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Report on Atmospheric Effects (1980-1989) — November 1988

Scientific Event Alert Network Bulletin, vol. 13, no. 11 (November 1988)
Managing Editor: Lindsay McClelland.

Atmospheric Effects (1980-1989) No new stratospheric injections

Please cite this report as:

Global Volcanism Program, 1988. Report on Atmospheric Effects (1980-1989) (McClelland, L., ed.). Scientific Event Alert Network Bulletin, 13:11. Smithsonian Institution.



Atmospheric Effects (1980-1989)

All times are local (unless otherwise noted)


Lidar stations in Germany, Japan, and Hawaii detected no apparent new stratospheric aerosol layers, and no recent large explosive eruptions have been reported. Substantially increased backscattering was measured between 17 and 22 km altitude at Mauna Loa, Hawaii on 1 November. Despite some instrument problems that night, the increased aerosols appeared real, but the profile did not have the characteristics of material from a new eruption.

Figure with caption Figure 63. Lidar data from various locations, showing altitudes of aerosol layers during September-November 1988. Note that some layers have multiple peaks. Backscattering ratios from Fukouka, Japan, are for the Nd-YAG wavelength of 1.06 µm; all others are for the ruby wavelength of 0.69 µm. Integrated values show total backscatter, expressed in steradians-1, integrated over 300-m intervals from 16-33 km at Mauna Loa and from the tropopause to 30 km at Hampton, Virginia. Altitudes of maximum backscattering ratios and coefficients are shown for each layer at Mauna Loa. Some upper and lower limits of layers at Mauna Loa were not clearly evident and are therefore not reported.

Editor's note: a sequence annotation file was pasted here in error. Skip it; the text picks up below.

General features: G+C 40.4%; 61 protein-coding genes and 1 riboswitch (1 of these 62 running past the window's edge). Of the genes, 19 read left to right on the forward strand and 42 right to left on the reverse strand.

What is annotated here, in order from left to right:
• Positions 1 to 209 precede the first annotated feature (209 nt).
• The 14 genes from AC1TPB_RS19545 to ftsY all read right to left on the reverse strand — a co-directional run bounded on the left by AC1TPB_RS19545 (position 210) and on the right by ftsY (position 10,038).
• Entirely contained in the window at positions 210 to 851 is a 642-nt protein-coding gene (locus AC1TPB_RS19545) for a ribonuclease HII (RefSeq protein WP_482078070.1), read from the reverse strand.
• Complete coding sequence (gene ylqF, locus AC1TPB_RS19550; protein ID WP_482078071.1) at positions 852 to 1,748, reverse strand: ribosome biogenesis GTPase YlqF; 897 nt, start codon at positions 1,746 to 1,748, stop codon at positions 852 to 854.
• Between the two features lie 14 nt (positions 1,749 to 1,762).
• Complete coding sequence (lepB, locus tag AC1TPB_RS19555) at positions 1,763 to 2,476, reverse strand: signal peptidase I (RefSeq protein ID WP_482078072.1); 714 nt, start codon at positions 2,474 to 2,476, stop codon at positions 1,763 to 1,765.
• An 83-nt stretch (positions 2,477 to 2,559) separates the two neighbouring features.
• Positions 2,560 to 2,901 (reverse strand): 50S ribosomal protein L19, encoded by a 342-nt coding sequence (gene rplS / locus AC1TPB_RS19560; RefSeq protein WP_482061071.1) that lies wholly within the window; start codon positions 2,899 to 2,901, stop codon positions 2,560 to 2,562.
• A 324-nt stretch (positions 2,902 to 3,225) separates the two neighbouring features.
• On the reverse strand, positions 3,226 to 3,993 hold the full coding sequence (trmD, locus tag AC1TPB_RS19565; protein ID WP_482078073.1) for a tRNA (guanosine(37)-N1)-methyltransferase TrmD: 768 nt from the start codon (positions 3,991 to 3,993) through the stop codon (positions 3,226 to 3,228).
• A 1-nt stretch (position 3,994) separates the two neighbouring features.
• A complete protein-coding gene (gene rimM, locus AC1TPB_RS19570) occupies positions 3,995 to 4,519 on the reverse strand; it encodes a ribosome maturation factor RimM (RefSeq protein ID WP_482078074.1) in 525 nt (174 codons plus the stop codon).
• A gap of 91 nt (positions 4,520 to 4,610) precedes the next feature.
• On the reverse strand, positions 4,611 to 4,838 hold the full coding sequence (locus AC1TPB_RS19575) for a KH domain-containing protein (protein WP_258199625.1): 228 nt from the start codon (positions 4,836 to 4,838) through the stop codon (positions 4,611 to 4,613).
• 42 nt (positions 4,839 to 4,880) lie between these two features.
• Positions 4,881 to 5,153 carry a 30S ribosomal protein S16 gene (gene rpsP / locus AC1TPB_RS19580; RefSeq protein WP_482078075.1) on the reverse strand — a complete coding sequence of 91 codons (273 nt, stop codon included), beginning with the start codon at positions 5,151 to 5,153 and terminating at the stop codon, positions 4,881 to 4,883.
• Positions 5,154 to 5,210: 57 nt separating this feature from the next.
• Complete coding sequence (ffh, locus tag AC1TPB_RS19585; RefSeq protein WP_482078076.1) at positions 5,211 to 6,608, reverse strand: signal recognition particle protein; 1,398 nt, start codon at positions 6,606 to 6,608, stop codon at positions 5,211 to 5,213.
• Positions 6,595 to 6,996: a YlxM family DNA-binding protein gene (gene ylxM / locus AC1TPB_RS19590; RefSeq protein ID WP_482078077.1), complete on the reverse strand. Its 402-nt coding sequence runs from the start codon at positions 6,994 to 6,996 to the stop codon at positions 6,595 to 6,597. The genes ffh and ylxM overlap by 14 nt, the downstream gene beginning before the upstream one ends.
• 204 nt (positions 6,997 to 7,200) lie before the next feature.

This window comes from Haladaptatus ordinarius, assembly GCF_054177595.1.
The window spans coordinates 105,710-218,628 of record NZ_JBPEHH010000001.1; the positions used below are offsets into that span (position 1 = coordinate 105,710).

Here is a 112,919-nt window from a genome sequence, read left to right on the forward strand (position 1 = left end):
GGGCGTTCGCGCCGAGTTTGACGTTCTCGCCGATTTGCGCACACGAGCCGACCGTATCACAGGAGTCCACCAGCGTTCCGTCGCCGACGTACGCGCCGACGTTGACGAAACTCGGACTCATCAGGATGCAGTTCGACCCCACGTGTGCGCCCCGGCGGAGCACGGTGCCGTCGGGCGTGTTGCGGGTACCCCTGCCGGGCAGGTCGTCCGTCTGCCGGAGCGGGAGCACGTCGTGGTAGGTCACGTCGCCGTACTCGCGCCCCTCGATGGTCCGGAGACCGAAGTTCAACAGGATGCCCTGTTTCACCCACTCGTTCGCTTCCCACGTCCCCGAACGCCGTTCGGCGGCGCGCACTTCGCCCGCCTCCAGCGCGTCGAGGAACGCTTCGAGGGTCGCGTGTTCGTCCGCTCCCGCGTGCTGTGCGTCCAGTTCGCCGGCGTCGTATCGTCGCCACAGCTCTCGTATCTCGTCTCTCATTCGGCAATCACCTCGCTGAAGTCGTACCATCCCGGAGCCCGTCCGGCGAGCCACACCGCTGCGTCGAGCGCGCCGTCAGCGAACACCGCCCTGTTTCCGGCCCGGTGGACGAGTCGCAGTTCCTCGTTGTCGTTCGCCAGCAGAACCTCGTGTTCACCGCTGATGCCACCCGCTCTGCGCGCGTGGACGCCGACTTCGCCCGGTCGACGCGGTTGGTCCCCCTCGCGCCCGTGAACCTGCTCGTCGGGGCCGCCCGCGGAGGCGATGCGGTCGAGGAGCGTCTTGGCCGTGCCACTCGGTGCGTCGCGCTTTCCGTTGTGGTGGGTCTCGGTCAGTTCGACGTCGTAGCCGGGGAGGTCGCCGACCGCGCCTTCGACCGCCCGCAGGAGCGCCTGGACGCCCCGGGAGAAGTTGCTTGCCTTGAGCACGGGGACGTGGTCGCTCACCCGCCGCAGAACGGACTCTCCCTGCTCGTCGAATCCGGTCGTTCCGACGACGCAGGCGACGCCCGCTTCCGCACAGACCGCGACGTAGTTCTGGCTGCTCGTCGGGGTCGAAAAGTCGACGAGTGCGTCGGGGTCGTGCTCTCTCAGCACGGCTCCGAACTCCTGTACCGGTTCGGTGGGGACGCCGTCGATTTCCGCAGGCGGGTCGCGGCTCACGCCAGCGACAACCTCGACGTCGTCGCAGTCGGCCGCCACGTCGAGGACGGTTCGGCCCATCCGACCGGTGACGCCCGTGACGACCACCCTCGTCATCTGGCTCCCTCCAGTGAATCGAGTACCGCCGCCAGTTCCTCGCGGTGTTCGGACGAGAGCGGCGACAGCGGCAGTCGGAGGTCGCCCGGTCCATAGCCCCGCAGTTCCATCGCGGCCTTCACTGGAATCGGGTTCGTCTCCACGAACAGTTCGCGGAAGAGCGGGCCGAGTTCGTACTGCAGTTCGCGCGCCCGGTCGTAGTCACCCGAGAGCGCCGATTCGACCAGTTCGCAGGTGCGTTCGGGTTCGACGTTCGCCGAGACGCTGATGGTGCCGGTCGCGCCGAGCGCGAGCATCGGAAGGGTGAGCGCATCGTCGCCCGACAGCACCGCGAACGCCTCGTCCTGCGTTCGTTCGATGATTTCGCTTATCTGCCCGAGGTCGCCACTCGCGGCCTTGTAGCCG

Information Contacts: Thomas DeFoor, Mauna Loa Observatory, P.O. Box 275, Hilo, HI 96720 USA; Motowo Fujiwara, Physics Department, Fukuoka University, Jonan-ku, Fukuoka 814-01, Japan; Horst Jäger, Fraunhofer-Institut für Atmosphärische Umweltforschung, Kreuzeckbahnstrasse 19, D-8100 Garmisch-Partenkirchen, West Germany.